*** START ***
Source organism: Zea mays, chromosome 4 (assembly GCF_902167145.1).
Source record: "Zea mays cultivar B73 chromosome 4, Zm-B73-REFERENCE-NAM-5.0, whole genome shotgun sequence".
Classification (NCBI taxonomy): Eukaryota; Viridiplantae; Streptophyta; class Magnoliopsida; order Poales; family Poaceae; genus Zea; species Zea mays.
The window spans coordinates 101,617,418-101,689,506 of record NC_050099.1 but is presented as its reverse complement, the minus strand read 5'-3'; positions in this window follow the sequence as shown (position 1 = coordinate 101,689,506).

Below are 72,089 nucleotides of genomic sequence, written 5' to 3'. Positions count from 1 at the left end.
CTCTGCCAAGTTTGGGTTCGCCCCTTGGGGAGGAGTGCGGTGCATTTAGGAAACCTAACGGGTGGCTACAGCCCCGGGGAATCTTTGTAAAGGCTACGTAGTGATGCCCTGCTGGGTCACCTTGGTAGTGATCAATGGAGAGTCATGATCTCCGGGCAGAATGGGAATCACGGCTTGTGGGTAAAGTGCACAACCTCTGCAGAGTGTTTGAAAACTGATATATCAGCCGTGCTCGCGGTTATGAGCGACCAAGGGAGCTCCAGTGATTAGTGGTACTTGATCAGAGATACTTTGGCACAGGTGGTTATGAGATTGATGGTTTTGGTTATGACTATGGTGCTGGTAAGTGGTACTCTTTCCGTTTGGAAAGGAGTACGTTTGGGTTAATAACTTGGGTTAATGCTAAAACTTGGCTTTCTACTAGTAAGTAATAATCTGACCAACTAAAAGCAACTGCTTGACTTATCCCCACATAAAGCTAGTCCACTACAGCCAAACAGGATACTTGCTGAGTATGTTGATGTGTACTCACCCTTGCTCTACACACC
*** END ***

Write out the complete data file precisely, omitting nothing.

Source organism: Zea mays, chromosome 4 (assembly GCF_902167145.1).
Source record: "Zea mays cultivar B73 chromosome 4, Zm-B73-REFERENCE-NAM-5.0, whole genome shotgun sequence".
Classification (NCBI taxonomy): Eukaryota; Viridiplantae; Streptophyta; class Magnoliopsida; order Poales; family Poaceae; genus Zea; species Zea mays.
The window spans coordinates 101,617,418-101,689,506 of record NC_050099.1 but is presented as its reverse complement, the minus strand read 5'-3'; positions in this window follow the sequence as shown (position 1 = coordinate 101,689,506).

Below are 72,089 nucleotides of genomic sequence, written 5' to 3'. Positions count from 1 at the left end.
CTCTGCCAAGTTTGGGTTCGCCCCTTGGGGAGGAGTGCGGTGCATTTAGGAAACCTAACGGGTGGCTACAGCCCCGGGGAATCTTTGTAAAGGCTACGTAGTGATGCCCTGCTGGGTCACCTTGGTAGTGATCAATGGAGAGTCATGATCTCCGGGCAGAATGGGAATCACGGCTTGTGGGTAAAGTGCACAACCTCTGCAGAGTGTTTGAAAACTGATATATCAGCCGTGCTCGCGGTTATGAGCGACCAAGGGAGCTCCAGTGATTAGTGGTACTTGATCAGAGATACTTTGGCACAGGTGGTTATGAGATTGATGGTTTTGGTTATGACTATGGTGCTGGTAAGTGGTACTCTTTCCGTTTGGAAAGGAGTACGTTTGGGTTAATAACTTGGGTTAATGCTAAAACTTGGCTTTCTACTAGTAAGTAATAATCTGACCAACTAAAAGCAACTGCTTGACTTATCCCCACATAAAGCTAGTCCACTACAGCCAAACAGGATACTTGCTGAGTATGTTGATGTGTACTCACCCTTGCTCTACACACC